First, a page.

Chinese manufacturing giant, Huawei, released the Huawei Mate 40 series a few days ago. This series has four models which include Mate 40, Mate 40 Pro, Mate 40 Pro+, and Mate 40 RS Porsche Design. The initial expectation was that all these phones will come with the Huawei Kirin 9000 SoC. However, while the three top models use the Kirin 9000, the Mate 40 comes with the Kirin 9000E. This was a huge surprise at the conference because there was no speculation regarding this chip.
However, there have been questions regarding the two Kirin chips. The major question has been “What is the difference between these chips”?. Huawei fans and smartphone enthusiasts are curious to know the major differences. Will the use of this chip significantly reduce the Huawei Mate 40 performance?
As shown in the figure above, the difference between Huawei Kirin 9000 and Kirin 9000E is very minimal. Both are equipped with a Mali-G78 graphics and image processor. However, while the Kirin 9000 uses a 24-core version, the Kirin 9000E has 22 cores.
In addition, the NPU part of Kirin 9000 uses a combination of 2 large cores + 1 micro core. However, the Kirin 9000E is a combination of 1 large core + 1 micro core.
Overall, the Kirin 9000E is the “youth version” of the Kirin 9000. The CPU, baseband, ISP, etc. are the same in both chips. The major differences are in the GPU and NPU. This shows that the use of the Kirin 9000E on the Mate 40 will not significantly affect its performance.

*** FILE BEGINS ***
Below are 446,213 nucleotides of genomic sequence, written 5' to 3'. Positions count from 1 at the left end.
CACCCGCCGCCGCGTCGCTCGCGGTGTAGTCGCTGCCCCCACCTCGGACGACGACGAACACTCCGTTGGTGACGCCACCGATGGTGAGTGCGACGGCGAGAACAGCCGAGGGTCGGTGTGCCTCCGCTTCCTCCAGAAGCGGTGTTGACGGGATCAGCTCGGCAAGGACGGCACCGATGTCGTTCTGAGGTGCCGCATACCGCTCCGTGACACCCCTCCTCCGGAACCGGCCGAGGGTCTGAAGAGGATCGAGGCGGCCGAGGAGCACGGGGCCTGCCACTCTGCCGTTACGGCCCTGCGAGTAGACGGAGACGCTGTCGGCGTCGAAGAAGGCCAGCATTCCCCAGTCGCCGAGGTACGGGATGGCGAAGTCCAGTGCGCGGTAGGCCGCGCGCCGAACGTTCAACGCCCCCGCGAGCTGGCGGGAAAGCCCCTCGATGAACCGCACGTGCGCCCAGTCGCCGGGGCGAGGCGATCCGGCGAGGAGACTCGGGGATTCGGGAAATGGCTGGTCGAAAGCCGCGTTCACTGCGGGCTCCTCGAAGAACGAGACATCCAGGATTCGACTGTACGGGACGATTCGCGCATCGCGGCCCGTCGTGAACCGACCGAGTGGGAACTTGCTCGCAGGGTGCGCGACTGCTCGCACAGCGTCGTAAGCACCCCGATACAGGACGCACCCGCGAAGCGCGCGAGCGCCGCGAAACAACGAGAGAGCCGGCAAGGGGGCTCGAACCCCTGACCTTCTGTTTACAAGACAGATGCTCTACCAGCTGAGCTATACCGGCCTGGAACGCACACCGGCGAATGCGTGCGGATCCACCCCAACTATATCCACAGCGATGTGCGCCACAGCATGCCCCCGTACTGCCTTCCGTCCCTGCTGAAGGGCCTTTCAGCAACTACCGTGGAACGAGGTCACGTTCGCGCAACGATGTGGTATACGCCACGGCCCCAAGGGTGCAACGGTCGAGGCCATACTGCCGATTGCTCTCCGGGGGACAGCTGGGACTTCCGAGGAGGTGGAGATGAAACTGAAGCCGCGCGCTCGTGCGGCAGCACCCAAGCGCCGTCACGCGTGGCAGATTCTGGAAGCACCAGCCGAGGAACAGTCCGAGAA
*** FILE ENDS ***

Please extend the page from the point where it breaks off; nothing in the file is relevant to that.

Huawei Mate 40 comes with a lot of compromises
The biggest compromise in the Huawei Mate 40 is probably the Kirin 9000E. However, we have seen that it will not significantly affect its performance thus there is no cause for alarm. However, this smartphone also comes with significantly weaker specs in other aspects.
First of all, we have fewer sensors on the Huawei Mate 40. A triple rear camera setup comprising of 50-megapixel primary, 16-megapixel ultra-wide, and 8-megapixel telephoto lens. The primary sensor is taken from the Pro lineup however it lacks the periscope lens. On the front side, you get a single 13-megapixel shooter meaning there is not a pill-shape notch but a punch-hole, which looks less distracting. However, if you use facial recognition, it will be less secure than on the Pro models. This is because the Mate 40 lacks a 3D ToF sensor.
Well, the absence of some sensors is not the only difference. The Mate 40 Pro also doesn’t feature the 65W fast charging. The charge is limited to 40W on the Mate 40. Most importantly, the smartphone lacks wireless charging. Huawei has given a 3.5mm headphone jack for all the compromises made. There is no headphone jack port on the Pro models.